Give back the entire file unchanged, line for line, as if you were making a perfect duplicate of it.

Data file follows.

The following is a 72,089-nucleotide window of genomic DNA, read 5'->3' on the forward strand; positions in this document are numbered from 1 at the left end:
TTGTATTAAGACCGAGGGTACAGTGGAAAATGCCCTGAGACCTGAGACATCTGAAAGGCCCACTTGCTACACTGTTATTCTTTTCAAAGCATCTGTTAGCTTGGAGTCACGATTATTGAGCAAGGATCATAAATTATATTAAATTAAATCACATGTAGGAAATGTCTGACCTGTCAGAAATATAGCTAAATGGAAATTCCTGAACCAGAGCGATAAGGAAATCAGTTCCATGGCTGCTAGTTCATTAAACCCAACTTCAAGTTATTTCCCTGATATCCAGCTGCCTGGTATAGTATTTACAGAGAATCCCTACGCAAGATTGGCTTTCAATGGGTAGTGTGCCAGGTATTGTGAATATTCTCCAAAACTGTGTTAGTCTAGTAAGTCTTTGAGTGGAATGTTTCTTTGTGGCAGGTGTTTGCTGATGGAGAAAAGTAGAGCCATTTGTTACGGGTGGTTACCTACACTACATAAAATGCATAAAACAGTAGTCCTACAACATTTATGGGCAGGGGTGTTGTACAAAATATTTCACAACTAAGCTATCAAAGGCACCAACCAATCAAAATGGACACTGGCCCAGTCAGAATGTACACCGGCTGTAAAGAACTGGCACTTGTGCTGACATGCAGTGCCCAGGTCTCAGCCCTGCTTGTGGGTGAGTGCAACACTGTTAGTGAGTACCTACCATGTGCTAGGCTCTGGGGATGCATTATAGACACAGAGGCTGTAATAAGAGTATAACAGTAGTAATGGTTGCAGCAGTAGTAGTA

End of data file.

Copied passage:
The following is a 72,089-nucleotide window of genomic DNA, read 5'->3' on the forward strand; positions in this document are numbered from 1 at the left end:
TTGTATTAAGACCGAGGGTACAGTGGAAAATGCCCTGAGACCTGAGACATCTGAAAGGCCCACTTGCTACACTGTTATTCTTTTCAAAGCATCTGTTAGCTTGGAGTCACGATTATTGAGCAAGGATCATAAATTATATTAAATTAAATCACATGTAGGAAATGTCTGACCTGTCAGAAATATAGCTAAATGGAAATTCCTGAACCAGAGCGATAAGGAAATCAGTTCCATGGCTGCTAGTTCATTAAACCCAACTTCAAGTTATTTCCCTGATATCCAGCTGCCTGGTATAGTATTTACAGAGAATCCCTACGCAAGATTGGCTTTCAATGGGTAGTGTGCCAGGTATTGTGAATATTCTCCAAAACTGTGTTAGTCTAGTAAGTCTTTGAGTGGAATGTTTCTTTGTGGCAGGTGTTTGCTGATGGAGAAAAGTAGAGCCATTTGTTACGGGTGGTTACCTACACTACATAAAATGCATAAAACAGTAGTCCTACAACATTTATGGGCAGGGGTGTTGTACAAAATATTTCACAACTAAGCTATCAAAGGCACCAACCAATCAAAATGGACACTGGCCCAGTCAGAATGTACACCGGCTGTAAAGAACTGGCACTTGTGCTGACATGCAGTGCCCAGGTCTCAGCCCTGCTTGTGGGTGAGTGCAACACTGTTAGTGAGTACCTACCATGTGCTAGGCTCTGGGGATGCATTATAGACACAGAGGCTGTAATAAGAGTATAACAGTAGTAATGGTTGCAGCAGTAGTAGTA